Coach: Declan Kidney
Home ground: Aviva Stadium, Lansdowne Rd, Dublin
Much criticised for his conservatism in the past, Declan Kidney blooded a host of promising Irish youngsters in the autumn and will be confident they can continue on in the same vein having trounced Argentina. Brian O’Driscoll and Rob Kearney return to the squad having been absent during that period. Likewise Rory Best and Sean O’Brien are welcomed back into the pack, giving Ireland a promising blend of experience and youth.
Ireland are developing a degree of depth in the squad, with their young talent finally given the platform to impress, which has been missing in recent years. Nonetheless the experience of O’Driscoll and company will be vital to a successful campaign.
Should injury befall either Jonathan Sexton or Mike Ross, Ireland will be in trouble. The simple fact is, Declan Kidney has no readymade replacement for either of these two. Ronan O’Gara, while vastly experienced, has been a shadow of his former self this season. The other options at fly-half, Ian Madigan, Paddy Jackson and Ian Keatley, though talented, are untried at international level.
The tight-head situation is no better. Michael Bent was controversially imported from New Zealand but has failed to live up to expectations thus far, and Declan Fitzpatrick’s continued fitness problems leave Ireland with Mike Ross as their only internationally proven tight-head.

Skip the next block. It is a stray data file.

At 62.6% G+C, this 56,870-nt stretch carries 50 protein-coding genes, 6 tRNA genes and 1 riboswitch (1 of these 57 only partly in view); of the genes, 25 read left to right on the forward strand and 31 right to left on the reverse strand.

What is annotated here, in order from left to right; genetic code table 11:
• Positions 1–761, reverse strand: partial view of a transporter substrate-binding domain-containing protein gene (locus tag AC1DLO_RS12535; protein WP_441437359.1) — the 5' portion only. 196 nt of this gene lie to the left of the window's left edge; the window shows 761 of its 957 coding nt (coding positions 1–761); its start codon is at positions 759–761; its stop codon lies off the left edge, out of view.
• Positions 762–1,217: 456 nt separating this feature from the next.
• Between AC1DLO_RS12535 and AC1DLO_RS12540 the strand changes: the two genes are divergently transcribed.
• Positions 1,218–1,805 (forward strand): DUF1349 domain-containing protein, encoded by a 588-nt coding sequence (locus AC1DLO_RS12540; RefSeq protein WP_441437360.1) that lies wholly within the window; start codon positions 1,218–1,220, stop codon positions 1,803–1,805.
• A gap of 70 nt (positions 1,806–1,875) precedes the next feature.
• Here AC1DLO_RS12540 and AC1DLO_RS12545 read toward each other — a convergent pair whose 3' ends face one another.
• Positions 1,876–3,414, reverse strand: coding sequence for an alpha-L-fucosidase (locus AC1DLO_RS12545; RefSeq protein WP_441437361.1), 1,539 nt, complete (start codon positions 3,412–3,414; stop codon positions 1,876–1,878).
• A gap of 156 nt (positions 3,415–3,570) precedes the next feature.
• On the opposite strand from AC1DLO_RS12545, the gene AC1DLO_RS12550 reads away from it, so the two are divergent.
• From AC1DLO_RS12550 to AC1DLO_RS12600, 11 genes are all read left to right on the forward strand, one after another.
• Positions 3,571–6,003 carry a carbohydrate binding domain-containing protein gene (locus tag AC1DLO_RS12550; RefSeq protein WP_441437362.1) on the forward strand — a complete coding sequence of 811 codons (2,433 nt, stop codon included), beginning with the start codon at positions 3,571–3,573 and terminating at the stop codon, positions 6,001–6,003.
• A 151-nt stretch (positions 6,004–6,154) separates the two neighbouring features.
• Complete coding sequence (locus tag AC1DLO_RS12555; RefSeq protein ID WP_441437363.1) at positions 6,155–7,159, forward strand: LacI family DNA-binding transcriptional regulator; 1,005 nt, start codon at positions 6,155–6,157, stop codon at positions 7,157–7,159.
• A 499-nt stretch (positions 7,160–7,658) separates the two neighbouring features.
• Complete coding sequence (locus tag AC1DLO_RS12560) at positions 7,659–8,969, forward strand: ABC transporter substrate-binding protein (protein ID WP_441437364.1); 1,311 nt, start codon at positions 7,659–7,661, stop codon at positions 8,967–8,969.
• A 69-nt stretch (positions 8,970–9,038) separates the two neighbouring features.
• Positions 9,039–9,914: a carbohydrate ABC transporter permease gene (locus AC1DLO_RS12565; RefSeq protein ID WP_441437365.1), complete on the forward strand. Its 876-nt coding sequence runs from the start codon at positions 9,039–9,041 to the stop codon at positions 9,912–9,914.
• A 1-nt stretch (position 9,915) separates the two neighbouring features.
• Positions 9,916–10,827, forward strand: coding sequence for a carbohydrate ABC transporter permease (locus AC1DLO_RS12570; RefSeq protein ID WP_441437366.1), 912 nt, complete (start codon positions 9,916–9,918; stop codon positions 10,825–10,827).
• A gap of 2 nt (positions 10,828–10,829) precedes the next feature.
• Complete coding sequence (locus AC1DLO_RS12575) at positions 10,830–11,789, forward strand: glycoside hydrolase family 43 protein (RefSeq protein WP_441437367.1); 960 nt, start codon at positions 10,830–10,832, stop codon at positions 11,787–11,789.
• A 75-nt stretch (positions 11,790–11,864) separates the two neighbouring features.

Player to watch: Simon Zebo
Zebo has only three caps to his name but looked Ireland’s most dangerous attacking threat from fullback during the Autumn Internationals. The return of Rob Kearney will mean a probable switch to the more familiar position of wing. Zebo scored a crucial hat-trick against Racing Metro in Round 6 of the Heineken which sealed Munster’s place in the quarter-finals at the expense of provincial rivals Leinster. That’s the kind of form, and hunger for crossing the line, which could impress many during the campaign.
Last season: 3rd
Ireland got off on the wrong foot with a sluggish performance and surprise loss to Wales in their opening fixture at the Aviva. A promising draw in Paris sandwiched by expected victories over Italy and Scotland offered some hope of redemption. However, they were firmly put in their place by a rampant English pack which meant the campaign ended with a somewhat sour taste in the mouth.
Like their previous campaign, how Ireland move forward will depend largely on their opening fixture against the Welsh. A win in Cardiff would set up an intriguing game against England in Dublin, with Ireland out for revenge for the humiliation they suffered last year. Having the English and French come to Dublin always provides Ireland’s best opportunity of a championship challenge; there is the distinct possibility, however, that this young team may slip up at some point on their way.
By David Blair